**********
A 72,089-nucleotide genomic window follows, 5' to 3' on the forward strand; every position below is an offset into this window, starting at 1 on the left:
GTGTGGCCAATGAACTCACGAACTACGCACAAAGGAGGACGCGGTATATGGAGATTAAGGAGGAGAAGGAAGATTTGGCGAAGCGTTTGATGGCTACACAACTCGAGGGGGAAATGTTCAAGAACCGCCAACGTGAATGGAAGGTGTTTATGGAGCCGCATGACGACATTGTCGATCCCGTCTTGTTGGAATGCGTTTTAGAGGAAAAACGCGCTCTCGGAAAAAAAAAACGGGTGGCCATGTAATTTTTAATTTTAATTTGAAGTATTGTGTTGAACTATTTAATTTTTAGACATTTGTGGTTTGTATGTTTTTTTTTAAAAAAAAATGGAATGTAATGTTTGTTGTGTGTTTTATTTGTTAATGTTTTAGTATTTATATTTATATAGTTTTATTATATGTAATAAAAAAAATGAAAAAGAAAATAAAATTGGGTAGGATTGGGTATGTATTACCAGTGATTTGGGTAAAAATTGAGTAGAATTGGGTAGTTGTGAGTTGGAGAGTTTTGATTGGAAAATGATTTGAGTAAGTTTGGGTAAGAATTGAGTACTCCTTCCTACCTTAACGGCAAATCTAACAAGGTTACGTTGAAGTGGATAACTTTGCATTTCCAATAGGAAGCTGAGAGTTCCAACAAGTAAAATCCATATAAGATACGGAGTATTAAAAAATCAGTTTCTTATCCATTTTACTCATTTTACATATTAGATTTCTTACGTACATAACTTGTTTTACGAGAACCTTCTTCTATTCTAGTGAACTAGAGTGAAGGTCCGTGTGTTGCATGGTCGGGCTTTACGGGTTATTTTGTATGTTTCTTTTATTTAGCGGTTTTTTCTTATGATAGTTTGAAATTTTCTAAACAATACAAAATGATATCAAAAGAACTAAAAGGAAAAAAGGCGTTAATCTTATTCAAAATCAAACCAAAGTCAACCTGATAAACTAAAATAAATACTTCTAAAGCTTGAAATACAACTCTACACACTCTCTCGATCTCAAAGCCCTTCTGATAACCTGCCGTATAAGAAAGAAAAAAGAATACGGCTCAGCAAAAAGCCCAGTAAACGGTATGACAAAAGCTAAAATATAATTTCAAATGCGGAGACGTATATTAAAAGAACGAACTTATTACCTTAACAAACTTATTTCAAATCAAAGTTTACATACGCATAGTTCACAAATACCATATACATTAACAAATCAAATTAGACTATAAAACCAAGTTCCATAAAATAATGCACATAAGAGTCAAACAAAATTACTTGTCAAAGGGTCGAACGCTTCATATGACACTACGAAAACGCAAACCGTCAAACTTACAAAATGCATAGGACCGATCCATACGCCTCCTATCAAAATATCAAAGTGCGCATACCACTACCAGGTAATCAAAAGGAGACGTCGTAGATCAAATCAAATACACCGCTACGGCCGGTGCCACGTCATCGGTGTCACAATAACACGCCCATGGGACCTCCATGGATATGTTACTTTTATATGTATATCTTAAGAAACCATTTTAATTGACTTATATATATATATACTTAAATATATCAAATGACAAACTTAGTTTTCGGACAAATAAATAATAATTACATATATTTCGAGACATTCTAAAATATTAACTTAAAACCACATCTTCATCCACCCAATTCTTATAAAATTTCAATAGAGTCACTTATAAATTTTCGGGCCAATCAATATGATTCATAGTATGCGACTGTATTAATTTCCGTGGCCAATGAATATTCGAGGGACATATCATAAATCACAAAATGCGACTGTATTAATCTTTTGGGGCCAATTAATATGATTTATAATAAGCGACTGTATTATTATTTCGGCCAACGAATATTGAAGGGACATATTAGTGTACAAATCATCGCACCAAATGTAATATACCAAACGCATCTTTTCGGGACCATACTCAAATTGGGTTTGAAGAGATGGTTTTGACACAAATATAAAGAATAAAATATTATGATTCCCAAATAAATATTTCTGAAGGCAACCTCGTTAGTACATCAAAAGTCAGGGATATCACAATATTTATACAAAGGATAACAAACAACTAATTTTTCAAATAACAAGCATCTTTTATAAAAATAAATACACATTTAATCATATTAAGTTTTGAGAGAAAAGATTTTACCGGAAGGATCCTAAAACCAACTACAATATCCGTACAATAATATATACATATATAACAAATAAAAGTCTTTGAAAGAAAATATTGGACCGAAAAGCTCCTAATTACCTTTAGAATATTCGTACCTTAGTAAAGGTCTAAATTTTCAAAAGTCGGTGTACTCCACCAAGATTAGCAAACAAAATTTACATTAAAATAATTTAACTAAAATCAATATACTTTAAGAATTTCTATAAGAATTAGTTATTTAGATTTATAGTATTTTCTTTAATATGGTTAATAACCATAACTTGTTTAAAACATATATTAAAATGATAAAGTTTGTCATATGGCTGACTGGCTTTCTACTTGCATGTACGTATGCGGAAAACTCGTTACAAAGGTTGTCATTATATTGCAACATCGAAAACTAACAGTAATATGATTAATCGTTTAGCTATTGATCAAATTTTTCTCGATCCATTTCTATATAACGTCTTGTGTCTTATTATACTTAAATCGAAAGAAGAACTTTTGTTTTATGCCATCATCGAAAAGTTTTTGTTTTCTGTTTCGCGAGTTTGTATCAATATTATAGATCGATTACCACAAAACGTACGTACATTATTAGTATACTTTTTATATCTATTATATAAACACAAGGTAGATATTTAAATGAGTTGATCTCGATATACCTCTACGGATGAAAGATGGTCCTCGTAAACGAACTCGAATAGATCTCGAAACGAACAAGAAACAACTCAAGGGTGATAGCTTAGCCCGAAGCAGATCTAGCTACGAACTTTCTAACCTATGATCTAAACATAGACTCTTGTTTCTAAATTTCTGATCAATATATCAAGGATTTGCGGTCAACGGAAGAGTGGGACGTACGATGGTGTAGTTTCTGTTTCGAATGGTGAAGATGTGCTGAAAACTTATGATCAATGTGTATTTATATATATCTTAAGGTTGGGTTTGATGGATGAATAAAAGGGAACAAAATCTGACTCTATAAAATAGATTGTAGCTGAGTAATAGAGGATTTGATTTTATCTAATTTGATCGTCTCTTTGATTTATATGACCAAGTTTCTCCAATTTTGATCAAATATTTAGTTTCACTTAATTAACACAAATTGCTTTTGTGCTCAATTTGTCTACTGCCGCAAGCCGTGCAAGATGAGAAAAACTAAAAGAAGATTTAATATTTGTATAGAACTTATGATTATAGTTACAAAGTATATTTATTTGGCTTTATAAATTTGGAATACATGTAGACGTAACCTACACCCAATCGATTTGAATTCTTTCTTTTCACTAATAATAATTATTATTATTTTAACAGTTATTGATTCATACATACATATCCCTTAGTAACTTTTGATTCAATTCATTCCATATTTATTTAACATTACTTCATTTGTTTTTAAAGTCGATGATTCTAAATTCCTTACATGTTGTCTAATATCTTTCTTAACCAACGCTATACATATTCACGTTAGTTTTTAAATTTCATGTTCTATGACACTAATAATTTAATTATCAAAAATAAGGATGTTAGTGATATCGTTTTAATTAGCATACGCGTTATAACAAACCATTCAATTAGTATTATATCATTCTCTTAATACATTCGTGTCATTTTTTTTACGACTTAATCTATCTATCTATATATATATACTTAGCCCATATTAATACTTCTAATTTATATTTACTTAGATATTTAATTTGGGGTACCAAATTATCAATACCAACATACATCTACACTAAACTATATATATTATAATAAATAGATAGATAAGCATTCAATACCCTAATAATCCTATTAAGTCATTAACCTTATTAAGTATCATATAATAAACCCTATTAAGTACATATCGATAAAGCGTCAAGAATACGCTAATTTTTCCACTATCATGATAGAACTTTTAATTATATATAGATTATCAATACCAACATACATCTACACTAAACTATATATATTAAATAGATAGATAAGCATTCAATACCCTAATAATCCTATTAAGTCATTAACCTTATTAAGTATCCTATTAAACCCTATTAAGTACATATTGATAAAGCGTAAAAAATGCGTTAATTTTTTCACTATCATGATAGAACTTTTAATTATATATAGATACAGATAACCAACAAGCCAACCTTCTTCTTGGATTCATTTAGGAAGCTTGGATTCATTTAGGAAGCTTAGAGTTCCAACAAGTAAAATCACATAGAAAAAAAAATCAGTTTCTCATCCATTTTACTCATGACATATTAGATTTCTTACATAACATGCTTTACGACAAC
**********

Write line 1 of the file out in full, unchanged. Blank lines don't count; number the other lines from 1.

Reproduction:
A 72,089-nucleotide genomic window follows, 5' to 3' on the forward strand; every position below is an offset into this window, starting at 1 on the left: